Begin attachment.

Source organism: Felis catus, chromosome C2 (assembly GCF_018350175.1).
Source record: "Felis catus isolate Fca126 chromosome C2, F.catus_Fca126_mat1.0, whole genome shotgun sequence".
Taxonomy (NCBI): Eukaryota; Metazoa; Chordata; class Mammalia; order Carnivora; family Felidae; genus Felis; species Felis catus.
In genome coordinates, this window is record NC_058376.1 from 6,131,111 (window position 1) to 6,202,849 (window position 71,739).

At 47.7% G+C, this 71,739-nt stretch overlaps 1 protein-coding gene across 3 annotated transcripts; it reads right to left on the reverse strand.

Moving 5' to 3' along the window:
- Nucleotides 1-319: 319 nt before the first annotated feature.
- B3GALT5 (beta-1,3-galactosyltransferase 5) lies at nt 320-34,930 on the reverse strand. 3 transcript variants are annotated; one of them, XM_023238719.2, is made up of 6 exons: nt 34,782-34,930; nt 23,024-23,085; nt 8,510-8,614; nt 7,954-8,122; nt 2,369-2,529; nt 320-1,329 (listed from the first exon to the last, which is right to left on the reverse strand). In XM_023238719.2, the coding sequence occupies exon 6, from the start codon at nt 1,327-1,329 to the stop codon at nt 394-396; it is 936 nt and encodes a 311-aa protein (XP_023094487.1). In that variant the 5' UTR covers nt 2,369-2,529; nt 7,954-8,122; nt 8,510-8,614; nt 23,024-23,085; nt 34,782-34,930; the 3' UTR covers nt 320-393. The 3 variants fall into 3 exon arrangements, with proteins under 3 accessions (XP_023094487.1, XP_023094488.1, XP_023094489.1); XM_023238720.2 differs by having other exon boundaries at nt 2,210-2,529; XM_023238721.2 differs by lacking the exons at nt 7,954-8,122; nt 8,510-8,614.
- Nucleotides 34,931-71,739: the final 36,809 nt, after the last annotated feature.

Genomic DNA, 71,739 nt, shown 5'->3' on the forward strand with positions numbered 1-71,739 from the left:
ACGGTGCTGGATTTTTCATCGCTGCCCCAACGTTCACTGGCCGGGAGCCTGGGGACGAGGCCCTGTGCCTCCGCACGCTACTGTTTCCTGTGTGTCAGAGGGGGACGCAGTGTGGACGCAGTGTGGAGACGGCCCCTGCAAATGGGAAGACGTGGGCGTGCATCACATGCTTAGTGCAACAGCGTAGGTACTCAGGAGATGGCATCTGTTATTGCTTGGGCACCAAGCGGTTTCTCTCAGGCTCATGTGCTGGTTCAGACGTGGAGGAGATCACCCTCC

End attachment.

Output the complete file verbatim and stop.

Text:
Source organism: Felis catus, chromosome C2 (assembly GCF_018350175.1).
Source record: "Felis catus isolate Fca126 chromosome C2, F.catus_Fca126_mat1.0, whole genome shotgun sequence".
Taxonomy (NCBI): Eukaryota; Metazoa; Chordata; class Mammalia; order Carnivora; family Felidae; genus Felis; species Felis catus.
In genome coordinates, this window is record NC_058376.1 from 6,131,111 (window position 1) to 6,202,849 (window position 71,739).

At 47.7% G+C, this 71,739-nt stretch overlaps 1 protein-coding gene across 3 annotated transcripts; it reads right to left on the reverse strand.

Moving 5' to 3' along the window:
- Nucleotides 1-319: 319 nt before the first annotated feature.
- B3GALT5 (beta-1,3-galactosyltransferase 5) lies at nt 320-34,930 on the reverse strand. 3 transcript variants are annotated; one of them, XM_023238719.2, is made up of 6 exons: nt 34,782-34,930; nt 23,024-23,085; nt 8,510-8,614; nt 7,954-8,122; nt 2,369-2,529; nt 320-1,329 (listed from the first exon to the last, which is right to left on the reverse strand). In XM_023238719.2, the coding sequence occupies exon 6, from the start codon at nt 1,327-1,329 to the stop codon at nt 394-396; it is 936 nt and encodes a 311-aa protein (XP_023094487.1). In that variant the 5' UTR covers nt 2,369-2,529; nt 7,954-8,122; nt 8,510-8,614; nt 23,024-23,085; nt 34,782-34,930; the 3' UTR covers nt 320-393. The 3 variants fall into 3 exon arrangements, with proteins under 3 accessions (XP_023094487.1, XP_023094488.1, XP_023094489.1); XM_023238720.2 differs by having other exon boundaries at nt 2,210-2,529; XM_023238721.2 differs by lacking the exons at nt 7,954-8,122; nt 8,510-8,614.
- Nucleotides 34,931-71,739: the final 36,809 nt, after the last annotated feature.

Genomic DNA, 71,739 nt, shown 5'->3' on the forward strand with positions numbered 1-71,739 from the left:
ACGGTGCTGGATTTTTCATCGCTGCCCCAACGTTCACTGGCCGGGAGCCTGGGGACGAGGCCCTGTGCCTCCGCACGCTACTGTTTCCTGTGTGTCAGAGGGGGACGCAGTGTGGACGCAGTGTGGAGACGGCCCCTGCAAATGGGAAGACGTGGGCGTGCATCACATGCTTAGTGCAACAGCGTAGGTACTCAGGAGATGGCATCTGTTATTGCTTGGGCACCAAGCGGTTTCTCTCAGGCTCATGTGCTGGTTCAGACGTGGAGGAGATCACCCTCC